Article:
And the rhetorical contrast between "change at home" and "change overseas" is pretty sloppy--in no way are these mutually exclusive.

    Posted by: chainlink | Jan 21, 2005 4:24:03 PM


    Posted by: Perseus

    Jim Hu cites one example of what I mean by an excess of participatory (direct) democracy: the referendum process. Here in "Caleeeforneeea" (as der Gubernator would say) we have an initiative process run amok where anyone who can afford to hire signature gatherers has a very good chance of getting a proposition on the ballot. As a result, there has been an explosion of propositions, which makes it very difficult for the average citizen to follow and to understand them all. Many of these propositions also make governance difficult by placing all sorts of requirements and restrictions on the state government that amount to micro-management. In other words, the answer to the problems of democracy is not necessarily more direct democracy, but less of it.

    Posted by: Perseus | Jan 21, 2005 4:42:40 PM


    Posted by: S. Weasel

    Fung's post sounds like government as a consumer product, measured by the size of its customer base. Got to capture the youth demographic with new, sexy product lines to compete in the democracy biz, dontcha know.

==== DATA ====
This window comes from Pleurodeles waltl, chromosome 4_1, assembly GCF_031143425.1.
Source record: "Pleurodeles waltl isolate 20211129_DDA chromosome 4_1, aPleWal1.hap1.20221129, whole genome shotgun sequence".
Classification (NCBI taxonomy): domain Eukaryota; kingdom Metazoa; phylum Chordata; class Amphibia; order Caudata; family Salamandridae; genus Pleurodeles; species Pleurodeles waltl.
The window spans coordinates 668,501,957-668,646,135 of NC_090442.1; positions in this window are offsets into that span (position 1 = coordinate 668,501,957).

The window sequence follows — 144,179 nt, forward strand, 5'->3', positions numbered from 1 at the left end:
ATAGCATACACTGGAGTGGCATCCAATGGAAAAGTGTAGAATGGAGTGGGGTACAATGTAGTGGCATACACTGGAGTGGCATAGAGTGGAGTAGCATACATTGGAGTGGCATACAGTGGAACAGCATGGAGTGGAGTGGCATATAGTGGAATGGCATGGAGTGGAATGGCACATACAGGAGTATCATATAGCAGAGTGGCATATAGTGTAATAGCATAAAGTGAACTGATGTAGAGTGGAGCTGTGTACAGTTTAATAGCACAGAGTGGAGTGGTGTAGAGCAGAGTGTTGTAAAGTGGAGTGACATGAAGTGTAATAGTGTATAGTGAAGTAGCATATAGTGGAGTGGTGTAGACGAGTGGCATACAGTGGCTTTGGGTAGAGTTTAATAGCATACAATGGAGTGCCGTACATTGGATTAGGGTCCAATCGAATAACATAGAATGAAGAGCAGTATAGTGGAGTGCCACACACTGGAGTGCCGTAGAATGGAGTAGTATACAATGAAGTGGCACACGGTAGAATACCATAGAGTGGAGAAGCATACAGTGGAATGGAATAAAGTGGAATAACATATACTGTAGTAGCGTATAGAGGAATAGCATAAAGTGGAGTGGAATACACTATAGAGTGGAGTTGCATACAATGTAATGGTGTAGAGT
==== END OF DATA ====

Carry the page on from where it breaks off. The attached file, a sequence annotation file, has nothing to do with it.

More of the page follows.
Posted by: S. Weasel | Jan 21, 2005 5:22:35 PM


    Posted by: LPFabulous

    For the record, I agree with Craig. I see no reason why we can't make things better at home and abroad at the same time. My point was that, since Fung seems to think there IS a choice to be made, the correct choice is obvious: it is far more important to stop tyrants from stoning women and committing genocide against their citizens than it is to have a deep and meaningful discussion about proportional representation. If these options aren't mutually exclusive, then by all means, let's do both.

    But let's also be clear that the point of this post was to ham-handedly criticize America and its leaders, not to address any real points of substance. Like to much of the content of this site, this post was just another liberal utopian rant disguised as earnestness.

    Posted by: LPFabulous | Jan 21, 2005 6:09:00 PM


    Posted by: oliver